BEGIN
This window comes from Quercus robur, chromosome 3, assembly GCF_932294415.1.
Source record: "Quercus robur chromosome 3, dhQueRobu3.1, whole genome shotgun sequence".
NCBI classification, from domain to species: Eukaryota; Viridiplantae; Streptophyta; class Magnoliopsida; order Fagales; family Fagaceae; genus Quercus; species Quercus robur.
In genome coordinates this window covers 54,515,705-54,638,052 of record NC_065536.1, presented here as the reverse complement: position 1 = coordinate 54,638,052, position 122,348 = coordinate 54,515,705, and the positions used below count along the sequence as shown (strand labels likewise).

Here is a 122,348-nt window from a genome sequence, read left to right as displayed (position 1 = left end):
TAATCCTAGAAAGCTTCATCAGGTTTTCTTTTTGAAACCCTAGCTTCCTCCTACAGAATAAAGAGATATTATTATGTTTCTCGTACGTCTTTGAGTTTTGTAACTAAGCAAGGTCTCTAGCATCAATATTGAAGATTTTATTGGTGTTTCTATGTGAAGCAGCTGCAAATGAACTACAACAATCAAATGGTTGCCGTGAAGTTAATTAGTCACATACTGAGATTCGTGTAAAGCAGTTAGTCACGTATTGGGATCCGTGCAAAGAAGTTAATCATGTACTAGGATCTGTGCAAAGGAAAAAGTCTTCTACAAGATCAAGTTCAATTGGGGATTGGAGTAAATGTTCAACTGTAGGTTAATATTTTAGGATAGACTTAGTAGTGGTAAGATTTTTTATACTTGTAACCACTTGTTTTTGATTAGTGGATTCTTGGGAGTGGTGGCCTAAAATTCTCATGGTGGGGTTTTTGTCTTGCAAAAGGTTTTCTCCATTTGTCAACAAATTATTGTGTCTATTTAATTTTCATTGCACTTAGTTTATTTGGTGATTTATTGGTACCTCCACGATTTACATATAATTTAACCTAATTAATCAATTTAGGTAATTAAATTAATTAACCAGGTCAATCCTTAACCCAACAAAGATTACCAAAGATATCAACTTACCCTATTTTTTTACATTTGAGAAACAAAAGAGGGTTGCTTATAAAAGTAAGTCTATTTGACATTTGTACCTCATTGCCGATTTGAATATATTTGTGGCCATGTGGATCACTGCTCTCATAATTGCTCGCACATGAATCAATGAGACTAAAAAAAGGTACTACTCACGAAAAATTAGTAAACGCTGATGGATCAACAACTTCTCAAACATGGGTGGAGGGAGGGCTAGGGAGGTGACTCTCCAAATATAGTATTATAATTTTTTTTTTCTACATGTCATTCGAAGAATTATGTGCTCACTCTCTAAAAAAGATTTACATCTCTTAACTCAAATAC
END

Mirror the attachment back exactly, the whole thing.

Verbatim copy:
This window comes from Quercus robur, chromosome 3, assembly GCF_932294415.1.
Source record: "Quercus robur chromosome 3, dhQueRobu3.1, whole genome shotgun sequence".
NCBI classification, from domain to species: Eukaryota; Viridiplantae; Streptophyta; class Magnoliopsida; order Fagales; family Fagaceae; genus Quercus; species Quercus robur.
In genome coordinates this window covers 54,515,705-54,638,052 of record NC_065536.1, presented here as the reverse complement: position 1 = coordinate 54,638,052, position 122,348 = coordinate 54,515,705, and the positions used below count along the sequence as shown (strand labels likewise).

Here is a 122,348-nt window from a genome sequence, read left to right as displayed (position 1 = left end):
TAATCCTAGAAAGCTTCATCAGGTTTTCTTTTTGAAACCCTAGCTTCCTCCTACAGAATAAAGAGATATTATTATGTTTCTCGTACGTCTTTGAGTTTTGTAACTAAGCAAGGTCTCTAGCATCAATATTGAAGATTTTATTGGTGTTTCTATGTGAAGCAGCTGCAAATGAACTACAACAATCAAATGGTTGCCGTGAAGTTAATTAGTCACATACTGAGATTCGTGTAAAGCAGTTAGTCACGTATTGGGATCCGTGCAAAGAAGTTAATCATGTACTAGGATCTGTGCAAAGGAAAAAGTCTTCTACAAGATCAAGTTCAATTGGGGATTGGAGTAAATGTTCAACTGTAGGTTAATATTTTAGGATAGACTTAGTAGTGGTAAGATTTTTTATACTTGTAACCACTTGTTTTTGATTAGTGGATTCTTGGGAGTGGTGGCCTAAAATTCTCATGGTGGGGTTTTTGTCTTGCAAAAGGTTTTCTCCATTTGTCAACAAATTATTGTGTCTATTTAATTTTCATTGCACTTAGTTTATTTGGTGATTTATTGGTACCTCCACGATTTACATATAATTTAACCTAATTAATCAATTTAGGTAATTAAATTAATTAACCAGGTCAATCCTTAACCCAACAAAGATTACCAAAGATATCAACTTACCCTATTTTTTTACATTTGAGAAACAAAAGAGGGTTGCTTATAAAAGTAAGTCTATTTGACATTTGTACCTCATTGCCGATTTGAATATATTTGTGGCCATGTGGATCACTGCTCTCATAATTGCTCGCACATGAATCAATGAGACTAAAAAAAGGTACTACTCACGAAAAATTAGTAAACGCTGATGGATCAACAACTTCTCAAACATGGGTGGAGGGAGGGCTAGGGAGGTGACTCTCCAAATATAGTATTATAATTTTTTTTTTCTACATGTCATTCGAAGAATTATGTGCTCACTCTCTAAAAAAGATTTACATCTCTTAACTCAAATAC